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The Evolution of Welfare Participation Among Canadian Lone Mothers From 1973-1991

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  • Martin D. Dooley

Abstract

Canadian lone mothers under age thirty-five exhibited an increasing reliance on welfare income along with stagnant wages and declining levels of market work and earnings between 1973 and 1991. In contrast, lone mothers age thirty-five and over exhibited a decreasing reliance on welfare income along with rising levels of market work, wages, and earnings. A key factor accounting for rising welfare use among younger lone mothers was a decline in wages relative to welfare benefits accompanied by a mixed pattern of demographic change (falling family size offset by growing proportions of lone mothers who are never married.) Much of the declining welfare use among older lone mothers can be explained by decreasing family size and increasing education accompanied by market wages that grew at the same rate as welfare benefits

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Bibliographic Info

Article provided by Canadian Economics Association in its journal Canadian Journal of Economics.

Volume (Year): 32 (1999)
Issue (Month): 3 (May)
Pages: 589-612

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Handle: RePEc:cje:issued:v:32:y:1999:i:3:p:589-612

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References

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  1. Heckman, James J, 1979. "Sample Selection Bias as a Specification Error," Econometrica, Econometric Society, vol. 47(1), pages 153-61, January.
  2. David Card & Philip Robins, 1996. "Do Financial Incentives Encourage Welfare Recipients to Work? Early Findings from the Canadian Self Sufficiency Project," Working Papers 738, Princeton University, Department of Economics, Industrial Relations Section..
  3. Louis N. Christofides & Thanasis Stengos & Robert Swidinsky, 1997. "Welfare Participation and Labour Market Behaviour in Canada," Canadian Journal of Economics, Canadian Economics Association, vol. 30(3), pages 595-621, August.
  4. Allen, Douglas W, 1993. "Welfare and the Family: The Canadian Experience," Journal of Labor Economics, University of Chicago Press, vol. 11(1), pages S201-23, January.
  5. Saul D. Hoffman & E. Michael Foster, 2000. "AFDC Benefits and Nonmarital Births to Young Women," Journal of Human Resources, University of Wisconsin Press, vol. 35(2), pages 376-391.
  6. Martin D. Dooley, 1994. "Women, Children and Poverty in Canada," Canadian Public Policy, University of Toronto Press, vol. 20(4), pages 430-443, December.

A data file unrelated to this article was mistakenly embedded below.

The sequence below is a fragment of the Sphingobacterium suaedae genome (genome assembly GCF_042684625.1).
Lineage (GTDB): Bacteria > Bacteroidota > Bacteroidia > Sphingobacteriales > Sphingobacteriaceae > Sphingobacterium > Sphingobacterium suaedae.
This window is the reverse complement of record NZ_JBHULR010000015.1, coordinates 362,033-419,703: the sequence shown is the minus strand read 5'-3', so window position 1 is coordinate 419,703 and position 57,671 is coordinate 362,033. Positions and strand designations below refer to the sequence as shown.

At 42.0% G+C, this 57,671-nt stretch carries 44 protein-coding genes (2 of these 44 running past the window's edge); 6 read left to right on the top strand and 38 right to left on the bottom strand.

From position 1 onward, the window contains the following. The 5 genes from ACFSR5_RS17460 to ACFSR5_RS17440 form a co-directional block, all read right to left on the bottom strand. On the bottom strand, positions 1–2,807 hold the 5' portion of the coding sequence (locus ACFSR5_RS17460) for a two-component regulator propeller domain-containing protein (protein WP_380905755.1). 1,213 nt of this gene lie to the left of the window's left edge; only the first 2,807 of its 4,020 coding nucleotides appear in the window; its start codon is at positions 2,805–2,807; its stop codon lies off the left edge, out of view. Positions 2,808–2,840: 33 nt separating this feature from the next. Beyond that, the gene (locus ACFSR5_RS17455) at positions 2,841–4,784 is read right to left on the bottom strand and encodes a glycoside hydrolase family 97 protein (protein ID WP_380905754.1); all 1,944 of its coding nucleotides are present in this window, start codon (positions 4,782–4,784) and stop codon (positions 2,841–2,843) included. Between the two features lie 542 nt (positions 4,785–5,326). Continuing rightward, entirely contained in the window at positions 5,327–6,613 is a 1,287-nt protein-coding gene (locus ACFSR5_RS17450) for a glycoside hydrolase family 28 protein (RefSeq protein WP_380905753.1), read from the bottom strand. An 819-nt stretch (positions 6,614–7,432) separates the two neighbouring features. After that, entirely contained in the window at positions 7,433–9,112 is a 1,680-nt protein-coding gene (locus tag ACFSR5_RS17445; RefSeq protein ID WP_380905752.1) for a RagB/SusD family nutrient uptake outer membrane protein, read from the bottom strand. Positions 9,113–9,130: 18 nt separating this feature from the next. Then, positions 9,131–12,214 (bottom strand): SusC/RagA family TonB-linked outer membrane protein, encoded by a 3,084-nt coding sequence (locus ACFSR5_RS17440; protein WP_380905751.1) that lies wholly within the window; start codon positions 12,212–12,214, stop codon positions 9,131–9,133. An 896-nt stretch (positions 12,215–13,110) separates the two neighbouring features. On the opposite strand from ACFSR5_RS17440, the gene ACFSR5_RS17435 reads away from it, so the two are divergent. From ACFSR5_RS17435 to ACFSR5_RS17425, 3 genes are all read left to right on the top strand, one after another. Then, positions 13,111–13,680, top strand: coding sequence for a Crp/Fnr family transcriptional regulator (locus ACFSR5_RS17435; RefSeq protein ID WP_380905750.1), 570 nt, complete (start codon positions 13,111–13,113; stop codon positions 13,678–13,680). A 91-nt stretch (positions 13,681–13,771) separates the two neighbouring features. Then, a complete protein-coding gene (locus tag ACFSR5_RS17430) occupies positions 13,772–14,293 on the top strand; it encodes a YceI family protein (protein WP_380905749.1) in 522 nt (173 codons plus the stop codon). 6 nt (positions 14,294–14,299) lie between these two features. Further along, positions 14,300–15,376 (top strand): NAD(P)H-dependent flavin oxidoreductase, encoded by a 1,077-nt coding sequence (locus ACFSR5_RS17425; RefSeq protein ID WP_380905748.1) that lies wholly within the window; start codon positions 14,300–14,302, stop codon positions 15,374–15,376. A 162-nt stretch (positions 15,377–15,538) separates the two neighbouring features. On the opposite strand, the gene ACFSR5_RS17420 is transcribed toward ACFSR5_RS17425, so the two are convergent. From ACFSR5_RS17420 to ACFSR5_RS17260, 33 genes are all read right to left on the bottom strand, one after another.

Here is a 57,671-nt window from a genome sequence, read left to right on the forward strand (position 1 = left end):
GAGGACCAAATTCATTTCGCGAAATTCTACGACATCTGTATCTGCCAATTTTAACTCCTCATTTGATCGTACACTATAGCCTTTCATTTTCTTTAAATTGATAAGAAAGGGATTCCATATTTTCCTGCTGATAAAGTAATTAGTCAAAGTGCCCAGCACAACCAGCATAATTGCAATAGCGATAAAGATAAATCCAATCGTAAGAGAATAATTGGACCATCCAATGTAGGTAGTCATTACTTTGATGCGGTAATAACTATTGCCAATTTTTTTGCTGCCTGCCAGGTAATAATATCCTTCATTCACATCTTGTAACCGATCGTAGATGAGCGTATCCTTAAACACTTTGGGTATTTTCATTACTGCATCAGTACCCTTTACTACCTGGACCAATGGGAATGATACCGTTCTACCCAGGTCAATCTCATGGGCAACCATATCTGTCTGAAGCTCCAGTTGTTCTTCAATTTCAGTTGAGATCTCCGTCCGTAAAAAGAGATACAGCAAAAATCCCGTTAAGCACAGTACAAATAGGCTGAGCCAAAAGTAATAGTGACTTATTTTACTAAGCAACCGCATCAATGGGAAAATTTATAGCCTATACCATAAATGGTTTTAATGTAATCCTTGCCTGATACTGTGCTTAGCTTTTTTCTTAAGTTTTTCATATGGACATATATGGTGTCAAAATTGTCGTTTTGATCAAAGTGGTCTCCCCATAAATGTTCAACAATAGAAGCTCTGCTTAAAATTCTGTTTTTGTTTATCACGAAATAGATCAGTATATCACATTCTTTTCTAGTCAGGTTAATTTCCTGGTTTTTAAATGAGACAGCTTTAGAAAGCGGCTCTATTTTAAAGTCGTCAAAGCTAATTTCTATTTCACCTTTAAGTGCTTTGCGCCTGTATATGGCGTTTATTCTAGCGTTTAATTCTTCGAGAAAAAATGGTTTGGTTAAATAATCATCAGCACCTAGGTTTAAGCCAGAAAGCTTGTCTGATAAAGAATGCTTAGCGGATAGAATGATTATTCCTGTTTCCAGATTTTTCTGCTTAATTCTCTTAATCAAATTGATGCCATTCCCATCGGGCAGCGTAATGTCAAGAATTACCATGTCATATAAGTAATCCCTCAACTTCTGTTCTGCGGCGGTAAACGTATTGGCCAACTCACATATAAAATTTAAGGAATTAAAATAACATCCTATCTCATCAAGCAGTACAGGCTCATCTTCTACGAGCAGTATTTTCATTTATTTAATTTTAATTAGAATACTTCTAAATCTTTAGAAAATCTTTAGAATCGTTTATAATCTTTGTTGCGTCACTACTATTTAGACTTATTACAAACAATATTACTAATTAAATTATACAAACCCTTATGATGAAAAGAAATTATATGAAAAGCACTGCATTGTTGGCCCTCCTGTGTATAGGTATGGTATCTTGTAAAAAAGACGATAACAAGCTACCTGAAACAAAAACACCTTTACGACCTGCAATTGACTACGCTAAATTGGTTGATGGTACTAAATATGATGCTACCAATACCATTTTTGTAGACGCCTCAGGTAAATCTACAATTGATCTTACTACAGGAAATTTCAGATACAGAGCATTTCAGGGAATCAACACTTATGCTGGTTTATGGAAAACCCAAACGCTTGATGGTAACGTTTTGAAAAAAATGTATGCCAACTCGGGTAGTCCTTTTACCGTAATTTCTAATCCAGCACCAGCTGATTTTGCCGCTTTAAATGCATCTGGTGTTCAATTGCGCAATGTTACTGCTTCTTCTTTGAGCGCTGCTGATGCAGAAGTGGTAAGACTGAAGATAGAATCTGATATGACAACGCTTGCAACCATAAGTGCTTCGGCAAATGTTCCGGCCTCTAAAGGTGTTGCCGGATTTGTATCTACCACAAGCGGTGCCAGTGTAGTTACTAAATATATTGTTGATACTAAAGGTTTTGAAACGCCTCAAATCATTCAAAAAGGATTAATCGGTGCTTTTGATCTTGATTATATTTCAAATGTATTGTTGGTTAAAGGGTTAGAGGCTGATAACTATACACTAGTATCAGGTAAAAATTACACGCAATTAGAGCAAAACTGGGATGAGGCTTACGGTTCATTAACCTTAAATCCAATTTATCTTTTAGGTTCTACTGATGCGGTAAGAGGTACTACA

7. Moffitt, Robert, 1992. "Incentive Effects of the U.S. Welfare System: A Review," Journal of Economic Literature, American Economic Association, vol. 30(1), pages 1-61, March.
  8. Michael Charette & Ronald Meng, 1994. "The Determinants of Welfare Participation of Female Heads of Household in Canada," Canadian Journal of Economics, Canadian Economics Association, vol. 27(2), pages 290-306, May.
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Cited by:
  1. Pierre Lefebvre & Philip Merrigan & Martin Dooley, 1998. "Lone Female Headship and Welfare Policy in Canada," Department of Economics Working Papers 1998-02, McMaster University.
  2. Ronald D. Kneebone & Katherine G. White, 2009. "Fiscal Retrenchment and Social Assistance in Canada," Canadian Public Policy, University of Toronto Press, vol. 35(1), pages 21-40, March.
  3. Martin Dooley and Ross Finnie, 2006. "Welfare Policy, Language Group and the Duration of Lone Motherhood Spells," Department of Economics Working Papers 2006-03, McMaster University.
  4. Berg, Nathan & Gabel, Todd, 2010. "New Reform Strategies and Welfare Participation in Canada," MPRA Paper 26591, University Library of Munich, Germany.
  5. Pierre Lefebvre & Philip Merrigan, 1998. "Family Background, Family Income, Maternal Work and Child Development," Cahiers de recherche CREFE / CREFE Working Papers 78, CREFE, Université du Québec à Montréal.
  6. Hou, Feng & Picot, Garnett & Myers, Karen & Myles, John, 2008. "The Demographic Foundations of Rising Employment and Earnings Among Single Mothers in Canada and the United States, 1980 to 2000," Analytical Studies Branch Research Paper Series 2008305e, Statistics Canada, Analytical Studies Branch.

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